Above: getting started video showing how to use our menu library with Arduino. Link to the Getting started with tcMenu Slides (from youtube video). TcMenu is a complete menu solution for Arduino and mbed platforms that supports a wide range of input / display devices, and can be remotely controlled using embedCONTROL or using our Java Remote API on supported hardware. This page walks you through using tcMenu Designer to design and build an embedded application.
Timed blink is a version of well known Arduino blink example that is shipped with the standard IDE, but is redesigned to use the Abstraction and timer library. Example circuit for the code is exactly the same a blink, and if you use the inbuilt LED pin (which it does by default) then there’s no need to build any circuit whatsoever. Instead of using delay() calls to set the duration of the led flash, it uses the task management library to schedule a task.
Using the LEDDisplay library LEDDisplay is an easy to use library that makes light work of multi-digit 7segment displays. If you need help building the circuit or understanding the concepts, then refer to this guide: Arduino multiple digit, 7 segment display tutorial. Answering questions and getting help Get help from the community forum for LEDDisplay, or use the help widget (on the right) to contact us about commercial support on LEDDisplay Setting up the LEDDisplay library Before using any methods from the library, and usually in the global scope (outside of any function) you need to include the header file and initialise the library.
From TcMenu 2.0 onwards all display plugins except Uno are customized using themes and render using properties and grids. For these renderers you can override the way that they draw in several ways. Firstly, lets start with a discussion of what’s possible. Firstly, icons can be used in place of actionable items, they are setup on a per menu-item basis. The colors, padding, orientation, and font for a menu item are now customisable at three levels: Default, Sub-menu, Item.
Setting up IO devices has been made much easier as of V2.2 of the designer software. you can now directly edit the IO expander configurations directly within tcMenu. When we discuss IO devices we are talking about IoAbstractionRef objects that refer to either device pins, or any other device such as I2C expanders or shift registers from the IoAbstraction library. In order to manage the IO Expanders that are available within a project you can do so from the Code menu -> Show Io Expanders.
IoAbstraction EEPROM support can be integrated into your menu application, it can be used to load and store menu item values, authentication and also choice menu items that are using EEPROM storage. Menu Manager makes it very easy to save values to EEPROM between runs. Each menu item can optionally have a storage point in the EEPROM area (-1 / 0xffff means not stored). Any items that have a valid EEPROM address will be persisted upon calling the save function on menuMgr, and similarly, will be read back by calling load.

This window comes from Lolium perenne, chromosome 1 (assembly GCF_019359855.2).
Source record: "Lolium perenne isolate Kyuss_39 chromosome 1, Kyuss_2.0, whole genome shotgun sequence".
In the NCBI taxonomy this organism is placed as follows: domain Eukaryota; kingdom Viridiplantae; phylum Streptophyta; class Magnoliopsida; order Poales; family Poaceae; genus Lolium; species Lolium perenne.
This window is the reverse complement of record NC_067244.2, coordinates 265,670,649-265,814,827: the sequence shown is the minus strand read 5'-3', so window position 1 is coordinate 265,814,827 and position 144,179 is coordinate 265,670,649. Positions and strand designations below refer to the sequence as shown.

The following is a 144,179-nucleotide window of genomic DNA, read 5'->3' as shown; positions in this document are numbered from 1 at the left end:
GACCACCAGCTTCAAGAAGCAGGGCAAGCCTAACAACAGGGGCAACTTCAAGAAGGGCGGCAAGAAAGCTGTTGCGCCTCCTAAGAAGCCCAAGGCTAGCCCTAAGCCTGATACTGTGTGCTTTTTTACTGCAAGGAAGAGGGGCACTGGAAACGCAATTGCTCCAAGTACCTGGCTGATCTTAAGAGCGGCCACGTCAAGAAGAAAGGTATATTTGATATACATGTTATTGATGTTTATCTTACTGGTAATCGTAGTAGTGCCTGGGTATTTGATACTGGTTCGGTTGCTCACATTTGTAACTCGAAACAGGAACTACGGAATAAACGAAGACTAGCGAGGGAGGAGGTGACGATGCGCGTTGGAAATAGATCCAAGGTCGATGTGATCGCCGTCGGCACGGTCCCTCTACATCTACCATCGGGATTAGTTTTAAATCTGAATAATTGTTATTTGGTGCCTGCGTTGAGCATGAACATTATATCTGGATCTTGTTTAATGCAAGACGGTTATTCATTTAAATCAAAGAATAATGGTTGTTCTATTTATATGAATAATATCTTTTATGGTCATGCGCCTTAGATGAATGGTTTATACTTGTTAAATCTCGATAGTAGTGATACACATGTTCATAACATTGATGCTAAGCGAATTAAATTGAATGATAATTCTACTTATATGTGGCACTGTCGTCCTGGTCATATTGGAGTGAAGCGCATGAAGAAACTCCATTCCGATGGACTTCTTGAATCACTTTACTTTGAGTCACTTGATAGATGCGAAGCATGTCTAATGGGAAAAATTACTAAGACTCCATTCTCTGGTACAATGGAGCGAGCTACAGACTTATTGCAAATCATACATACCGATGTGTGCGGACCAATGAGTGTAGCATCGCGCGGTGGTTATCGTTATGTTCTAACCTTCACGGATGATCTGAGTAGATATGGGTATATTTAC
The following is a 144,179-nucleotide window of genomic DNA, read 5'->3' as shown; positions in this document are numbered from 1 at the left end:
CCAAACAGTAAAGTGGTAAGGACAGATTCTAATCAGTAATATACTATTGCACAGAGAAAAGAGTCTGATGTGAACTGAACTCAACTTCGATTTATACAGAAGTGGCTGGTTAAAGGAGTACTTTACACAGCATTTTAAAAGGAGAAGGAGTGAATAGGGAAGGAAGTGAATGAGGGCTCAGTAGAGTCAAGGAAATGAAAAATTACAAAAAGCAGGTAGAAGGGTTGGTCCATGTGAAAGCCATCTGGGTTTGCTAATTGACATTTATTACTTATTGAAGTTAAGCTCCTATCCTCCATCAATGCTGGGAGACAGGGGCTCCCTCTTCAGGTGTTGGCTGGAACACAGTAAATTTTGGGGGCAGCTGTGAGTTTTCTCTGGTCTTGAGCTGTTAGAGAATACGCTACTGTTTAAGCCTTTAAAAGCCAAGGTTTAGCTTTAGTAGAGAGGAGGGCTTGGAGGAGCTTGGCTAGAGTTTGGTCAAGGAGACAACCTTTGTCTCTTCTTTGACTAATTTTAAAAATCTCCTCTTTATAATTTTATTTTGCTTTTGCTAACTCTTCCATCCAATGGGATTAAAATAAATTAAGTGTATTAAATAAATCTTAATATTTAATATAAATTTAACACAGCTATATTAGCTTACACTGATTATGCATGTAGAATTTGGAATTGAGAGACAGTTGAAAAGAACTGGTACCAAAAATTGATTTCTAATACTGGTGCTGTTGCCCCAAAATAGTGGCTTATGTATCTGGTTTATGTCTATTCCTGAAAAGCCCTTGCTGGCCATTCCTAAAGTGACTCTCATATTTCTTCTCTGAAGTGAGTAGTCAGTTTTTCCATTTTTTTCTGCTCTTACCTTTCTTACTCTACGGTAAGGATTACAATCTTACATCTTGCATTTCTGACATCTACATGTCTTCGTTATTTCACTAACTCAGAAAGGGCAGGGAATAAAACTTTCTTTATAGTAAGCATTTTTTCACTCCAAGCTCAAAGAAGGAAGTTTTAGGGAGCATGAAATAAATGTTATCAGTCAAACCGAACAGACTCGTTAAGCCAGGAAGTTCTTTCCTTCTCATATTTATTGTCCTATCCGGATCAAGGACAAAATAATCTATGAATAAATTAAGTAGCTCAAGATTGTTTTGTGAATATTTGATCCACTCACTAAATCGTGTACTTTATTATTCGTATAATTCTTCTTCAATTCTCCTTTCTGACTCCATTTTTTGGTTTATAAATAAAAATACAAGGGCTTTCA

You can secure both sub-menu items and remote connections using an Authenticator. In summary, when an authenticator is present on menuMgr any attempt to show a secure sub menu will result in a dialog asking for the pin; only proceeding to display the sub menu if the pin matches the on in authenticator. In addition, all remote/IoT connections will only be allowed if the authenticator approves the connection. An example of the secure sub-menu pin entry screen is below:
IoAbstraction 2.0 onwards has core I2C/Wire functionality provided by several functions, these abstract the use of I2C over Arduino and mbed, and over time the implementation of these will be improved, such that asynchronous behaviour will be possible on certain boards. Prior to 2.0, we had conditional I2C code scattered around the project, but now nearly all such functionality is separated out by platform, and sometimes even by board, we’ve made this available through the API, so you can use it too.
IoAbstraction contains a very simple collection that is relatively lightweight and works on a wide range of boards. It is a btree list that provides ordering and list storage. It works on anything from Arduino Uno upwards! It’s memory usage is very configurable, and the way it resizes arrays is also configurable too. You can set the initial size if you know how many items to expect, and do not wish for it to resize, or you can rely on platform defaults, for more general purpose cases.
TcMenu allows you to take over the display from the renderer very easily, once you own the display, you will be called back at regular intervals by the rendering class, and it is your responsibility to update the display at this time (if there are changes that require redrawing). You should never update the screen outside of these callbacks, as doing so would interfere with TcMenu rendering. There are two choices in this case, a functional approach based on providing a callback function, or an object oriented approach, where you provide an extension of CustomDrawing to the renderer.